Dermatoses, Depigmenting Disorders
Skin dermatoses is a medical term that can be applied to any number of bacterial infections of the skin or genetic diseases of the skin. Some dermatoses are cosmetic conditions involving loss of pigmentation of the skin and/or hair coat, but are otherwise not harmful.
Symptoms and Types
- White hair (known as leukotrichia)
- Partial or total lack of pigment in the skin (known as leukoderma)
- Reddening of the skin (known as erythema)
- Loss of the top surface of the skin (known as an erosion or ulceration, based on depth of tissue loss)
- Siamese cats may be disposed to a condition characterized by symmetrical lack of pigment in the skin and a white hair coat, especially involving the face and nose
- Bacterial skin infections; the most commonly affected areas are:
- Fungal infection of skin
- Contact hypersensitivity (allergies)
- Skin on face tends to be primarily affected
- Red skin and pus – face and ears
- Crusting scabs and pus on skin
- Loss of skin/hair color after skin was inflamed
- Loss of color on nose and lips, vision loss
- Seasonal nasal depigmentation
- Inflammation of the arteries of the nasal philtrum (very front of nose, above upper lip)
- Albinism (genetic)
- Vitiligo (smooth white patches of skin due to loss of skin color)
- Severe: skin and bodily organs affected
- Autoimmune disease (often there is a genetic predisposition)
- Systemic lupus erythematosus
- Discoid lupus erythematosus
- Pemphigus foliaceus
- Pemphigus erythematosus
- Uveodermatologic syndrome
- Hormonal disorders
- Drug reaction
Your veterinarian will perform a thorough physical exam on your cat, taking into account the background history of symptoms and possible incidents that might have precipitated this condition, such as whether your cat suffered a recent infection. You will need to give a thorough history of your cat’s health and onset of symptoms. Your veterinarian will order a blood chemical profile, a complete blood count, an electrolyte panel and a urinalysis. Blood samples can be tested for autoimmune factors.
As part of your cat’s physical exam, your veterinarian will take skin samples and skin scrapings to send to a lab for bacterial and fungal cultures. If the skin biopsy shows that skin cells are separating from each other (acantholytic), this is diagnostic for pemphigus. Direct immunofluorescence of skin samples using fluorescent dyes can also be used to demonstrate antibodies. Your veterinarian may also take fluid samples from your cat’s joints to check for lupus.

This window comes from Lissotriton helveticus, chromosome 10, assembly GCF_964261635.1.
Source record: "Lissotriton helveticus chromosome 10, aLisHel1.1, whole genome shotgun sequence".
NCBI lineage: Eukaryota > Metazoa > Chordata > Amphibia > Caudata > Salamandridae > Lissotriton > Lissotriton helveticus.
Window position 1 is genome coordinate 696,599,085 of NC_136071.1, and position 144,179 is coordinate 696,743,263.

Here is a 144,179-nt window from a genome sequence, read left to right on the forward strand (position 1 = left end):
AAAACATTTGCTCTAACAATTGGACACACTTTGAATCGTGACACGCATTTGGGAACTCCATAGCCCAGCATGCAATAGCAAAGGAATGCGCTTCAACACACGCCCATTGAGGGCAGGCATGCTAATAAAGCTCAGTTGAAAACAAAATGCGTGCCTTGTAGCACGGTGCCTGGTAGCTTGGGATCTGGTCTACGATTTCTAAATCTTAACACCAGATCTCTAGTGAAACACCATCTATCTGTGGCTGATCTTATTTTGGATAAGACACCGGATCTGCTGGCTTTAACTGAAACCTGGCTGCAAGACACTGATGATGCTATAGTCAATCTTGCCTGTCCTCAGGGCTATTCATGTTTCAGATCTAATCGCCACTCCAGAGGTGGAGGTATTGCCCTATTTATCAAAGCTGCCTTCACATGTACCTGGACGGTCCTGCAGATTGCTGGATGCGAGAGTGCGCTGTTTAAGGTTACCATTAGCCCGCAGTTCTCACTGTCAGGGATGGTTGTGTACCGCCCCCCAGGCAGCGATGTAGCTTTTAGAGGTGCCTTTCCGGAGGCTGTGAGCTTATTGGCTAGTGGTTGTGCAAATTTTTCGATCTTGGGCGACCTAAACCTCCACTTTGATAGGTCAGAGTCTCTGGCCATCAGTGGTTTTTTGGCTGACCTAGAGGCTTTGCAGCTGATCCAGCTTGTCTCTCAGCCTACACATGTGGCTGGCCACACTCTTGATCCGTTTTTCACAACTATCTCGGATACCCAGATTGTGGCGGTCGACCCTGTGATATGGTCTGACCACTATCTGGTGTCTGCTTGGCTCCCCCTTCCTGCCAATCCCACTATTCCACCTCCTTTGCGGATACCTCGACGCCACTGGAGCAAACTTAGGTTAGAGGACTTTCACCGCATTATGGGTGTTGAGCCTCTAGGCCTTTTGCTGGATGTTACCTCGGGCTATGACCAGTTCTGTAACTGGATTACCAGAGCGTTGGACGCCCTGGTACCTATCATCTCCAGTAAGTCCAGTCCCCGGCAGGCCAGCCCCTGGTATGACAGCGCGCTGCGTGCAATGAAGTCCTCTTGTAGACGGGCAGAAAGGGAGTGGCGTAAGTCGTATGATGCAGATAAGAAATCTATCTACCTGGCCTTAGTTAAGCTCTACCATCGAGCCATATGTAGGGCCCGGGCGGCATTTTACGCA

Unless your cat is suffering from multiple organ dysfunction caused by lupus, treatment may be performed on an outpatient basis. Antibiotics will be prescribed by your veterinarian if a bacterial or fungal infection is present. Immunosuppressive medication is often prescribed for autoimmune disorders. Your veterinarian may refer you to a veterinary ophthalmologist if your cat’s eyes are affected. Unless topical medications or ointments have been specifically prescribed by your veterinarian for your pet, any preparation should be avoided.
Living and Management
You will need to protect your cat from exposure to the sun if it has been diagnosed with systemic lupus erythematosus, discoid lupus erythematosus, or pemphigus erythematosus. You can easily apply a water resistant sunblock with an SPF of greater than 30 to depigmented areas of your cat’s skin if it does need to be outside during the day. If your cat is exposed to plastic or rubber dishes (especially if the dishes have roughened edges which might cause abrasions), they will need to be replaced.
If your cat’s skin condition worsens, you will need to contact your veterinarian, since it may indicate something more serious that is underlying the skin condition, such as a spreading infection or organ involvement. Your veterinarian will schedule follow-up appointments as necessary to monitor your cat’s skin ailment. Animals that are taking immunosuppressive medications (for autoimmune diseases) should have frequent blood work tests performed.
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